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  20. Technology ethics assessment: Politicising the ‘Socratic approach’.Robert Sparrow - 2023 - Business Ethics, the Environment and Responsibility (2):454-466.
    That technologies may raise ethical issues is now widely recognised. The ‘responsible innovation’ literature – as well as, to a lesser extent, the applied ethics and bioethics literature – has responded to the need for ethical reflection on technologies by developing a number of tools and approaches to facilitate such reflection. Some of these instruments consist of lists of questions that people are encouraged to ask about technologies – a methodology known as the ‘Socratic approach’. However, to date, these instruments (...)
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  21. Transparency is Surveillance.C. Thi Nguyen - 2021 - Philosophy and Phenomenological Research 105 (2):331-361.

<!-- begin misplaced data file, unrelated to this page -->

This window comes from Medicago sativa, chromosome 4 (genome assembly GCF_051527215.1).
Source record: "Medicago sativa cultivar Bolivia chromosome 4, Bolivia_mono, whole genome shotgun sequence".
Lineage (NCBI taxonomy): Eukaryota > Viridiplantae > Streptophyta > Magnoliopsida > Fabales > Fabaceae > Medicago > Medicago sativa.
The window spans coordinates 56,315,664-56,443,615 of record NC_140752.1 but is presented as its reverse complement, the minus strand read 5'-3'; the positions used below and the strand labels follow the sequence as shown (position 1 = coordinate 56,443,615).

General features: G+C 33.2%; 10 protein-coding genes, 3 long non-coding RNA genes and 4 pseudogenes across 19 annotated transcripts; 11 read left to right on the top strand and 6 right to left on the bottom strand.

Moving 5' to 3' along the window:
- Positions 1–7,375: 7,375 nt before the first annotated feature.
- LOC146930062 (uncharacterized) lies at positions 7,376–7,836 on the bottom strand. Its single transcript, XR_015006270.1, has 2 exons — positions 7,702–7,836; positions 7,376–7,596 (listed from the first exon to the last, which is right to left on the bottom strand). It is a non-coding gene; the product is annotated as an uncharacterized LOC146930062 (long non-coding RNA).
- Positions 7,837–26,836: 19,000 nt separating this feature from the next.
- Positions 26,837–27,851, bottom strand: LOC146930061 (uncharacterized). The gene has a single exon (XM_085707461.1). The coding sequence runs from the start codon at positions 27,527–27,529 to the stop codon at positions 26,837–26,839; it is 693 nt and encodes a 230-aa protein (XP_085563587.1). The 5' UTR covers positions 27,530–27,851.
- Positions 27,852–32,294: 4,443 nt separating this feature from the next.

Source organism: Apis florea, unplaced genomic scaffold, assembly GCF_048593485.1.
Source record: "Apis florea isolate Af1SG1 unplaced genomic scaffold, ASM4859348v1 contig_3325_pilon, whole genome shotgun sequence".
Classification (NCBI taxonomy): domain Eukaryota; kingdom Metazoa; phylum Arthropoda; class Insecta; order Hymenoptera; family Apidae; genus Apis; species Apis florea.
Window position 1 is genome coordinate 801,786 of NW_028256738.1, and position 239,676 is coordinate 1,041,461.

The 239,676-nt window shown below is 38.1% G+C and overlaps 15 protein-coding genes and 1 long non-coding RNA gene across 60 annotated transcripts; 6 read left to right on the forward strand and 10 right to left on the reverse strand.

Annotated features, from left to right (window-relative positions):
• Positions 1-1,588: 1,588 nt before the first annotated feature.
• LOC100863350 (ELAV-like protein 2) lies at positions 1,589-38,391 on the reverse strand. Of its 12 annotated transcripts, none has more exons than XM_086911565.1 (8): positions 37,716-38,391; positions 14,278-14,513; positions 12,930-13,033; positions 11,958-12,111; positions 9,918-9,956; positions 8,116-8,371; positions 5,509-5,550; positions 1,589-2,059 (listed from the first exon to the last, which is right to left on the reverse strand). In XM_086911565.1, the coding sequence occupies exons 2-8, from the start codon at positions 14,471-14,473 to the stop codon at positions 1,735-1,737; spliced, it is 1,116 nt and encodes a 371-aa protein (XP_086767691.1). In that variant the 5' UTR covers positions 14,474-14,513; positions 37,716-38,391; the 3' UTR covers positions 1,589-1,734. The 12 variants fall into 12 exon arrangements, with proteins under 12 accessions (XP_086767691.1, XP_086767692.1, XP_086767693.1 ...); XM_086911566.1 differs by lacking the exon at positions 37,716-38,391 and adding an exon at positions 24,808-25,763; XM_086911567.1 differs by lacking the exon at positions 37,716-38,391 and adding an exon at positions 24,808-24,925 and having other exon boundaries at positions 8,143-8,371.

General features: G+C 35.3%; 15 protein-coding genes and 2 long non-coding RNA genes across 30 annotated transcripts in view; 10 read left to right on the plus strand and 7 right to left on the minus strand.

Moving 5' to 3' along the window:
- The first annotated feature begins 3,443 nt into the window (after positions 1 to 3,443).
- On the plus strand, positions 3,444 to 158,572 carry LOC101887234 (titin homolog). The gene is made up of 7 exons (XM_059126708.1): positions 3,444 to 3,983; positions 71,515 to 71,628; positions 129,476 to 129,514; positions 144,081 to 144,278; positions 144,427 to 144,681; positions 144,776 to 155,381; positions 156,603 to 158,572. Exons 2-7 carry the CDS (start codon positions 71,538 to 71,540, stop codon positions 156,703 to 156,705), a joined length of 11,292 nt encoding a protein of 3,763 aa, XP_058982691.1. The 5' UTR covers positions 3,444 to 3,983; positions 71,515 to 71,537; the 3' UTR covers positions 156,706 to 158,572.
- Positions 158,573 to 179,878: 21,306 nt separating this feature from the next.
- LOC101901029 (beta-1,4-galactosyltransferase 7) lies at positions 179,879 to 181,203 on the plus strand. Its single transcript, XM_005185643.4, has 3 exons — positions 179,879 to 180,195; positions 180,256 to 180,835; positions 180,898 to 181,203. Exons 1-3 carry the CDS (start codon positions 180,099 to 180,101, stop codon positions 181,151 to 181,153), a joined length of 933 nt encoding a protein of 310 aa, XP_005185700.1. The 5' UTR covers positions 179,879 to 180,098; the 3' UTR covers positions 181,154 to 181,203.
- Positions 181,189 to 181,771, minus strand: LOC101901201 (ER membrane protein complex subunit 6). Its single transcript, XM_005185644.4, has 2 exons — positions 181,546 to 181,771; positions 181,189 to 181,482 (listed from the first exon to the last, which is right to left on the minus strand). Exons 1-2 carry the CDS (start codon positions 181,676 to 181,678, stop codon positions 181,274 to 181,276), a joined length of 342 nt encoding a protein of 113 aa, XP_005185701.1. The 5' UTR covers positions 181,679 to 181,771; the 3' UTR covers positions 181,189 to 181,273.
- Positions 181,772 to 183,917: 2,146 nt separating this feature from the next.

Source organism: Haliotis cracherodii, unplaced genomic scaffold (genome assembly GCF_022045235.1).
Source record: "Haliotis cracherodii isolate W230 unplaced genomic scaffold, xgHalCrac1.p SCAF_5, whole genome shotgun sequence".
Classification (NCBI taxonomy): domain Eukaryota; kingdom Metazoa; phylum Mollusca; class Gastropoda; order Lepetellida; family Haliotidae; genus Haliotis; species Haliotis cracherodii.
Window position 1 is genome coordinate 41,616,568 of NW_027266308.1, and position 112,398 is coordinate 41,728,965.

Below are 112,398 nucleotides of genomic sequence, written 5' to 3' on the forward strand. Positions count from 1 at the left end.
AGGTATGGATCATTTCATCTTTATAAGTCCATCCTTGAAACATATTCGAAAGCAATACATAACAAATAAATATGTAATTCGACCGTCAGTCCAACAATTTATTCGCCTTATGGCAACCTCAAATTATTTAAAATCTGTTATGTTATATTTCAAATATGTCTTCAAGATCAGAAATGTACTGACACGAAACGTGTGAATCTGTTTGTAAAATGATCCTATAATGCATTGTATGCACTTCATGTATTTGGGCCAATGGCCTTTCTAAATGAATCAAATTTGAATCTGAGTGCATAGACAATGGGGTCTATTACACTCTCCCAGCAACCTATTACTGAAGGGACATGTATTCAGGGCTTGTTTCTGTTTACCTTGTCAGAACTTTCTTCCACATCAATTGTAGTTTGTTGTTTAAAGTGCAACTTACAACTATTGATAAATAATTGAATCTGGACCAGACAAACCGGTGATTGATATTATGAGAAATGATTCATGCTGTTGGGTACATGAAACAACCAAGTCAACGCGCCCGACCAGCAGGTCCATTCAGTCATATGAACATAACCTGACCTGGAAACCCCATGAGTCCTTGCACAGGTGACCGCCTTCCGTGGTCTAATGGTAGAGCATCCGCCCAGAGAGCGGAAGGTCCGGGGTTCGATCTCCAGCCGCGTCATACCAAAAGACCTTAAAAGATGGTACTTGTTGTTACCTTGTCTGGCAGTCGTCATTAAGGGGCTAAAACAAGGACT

In her BBC Reith Lectures on Trust, Onora O’Neill offers a short, but biting, criticism of transparency. People think that trust and transparency go together but in reality, says O'Neill, they are deeply opposed. Transparency forces people to conceal their actual reasons for action and invent different ones for public consumption. Transparency forces deception. I work out the details of her argument and worsen her conclusion. I focus on public transparency – that is, transparency to the public over expert domains. (...)
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  22. Taming the Corporate Leviathan: How to Properly Politicise Corporate Purpose?Michael Bennett & Rutger Claassen - 2022 - In Michael Bennett, Huub Brouwer & Rutger Claassen (eds.), Wealth and power: Philosophical perspectives. New York, NY: Routledge. pp. 145-165.
    Corporations are increasingly asked to specify a ‘purpose.’ Instead of focusing on profits, a company should adopt a substantive purpose for the good of society. This chapter analyses, historicises, and radicalises this call for purpose. It schematises the history of the corporation into two main purpose/power regimes, each combining a way of thinking about corporate purpose with specific institutions to hold corporate power to account. Under the special charter regime of the seventeenth to mid-nineteenth centuries, governments chartered companies to pursue (...)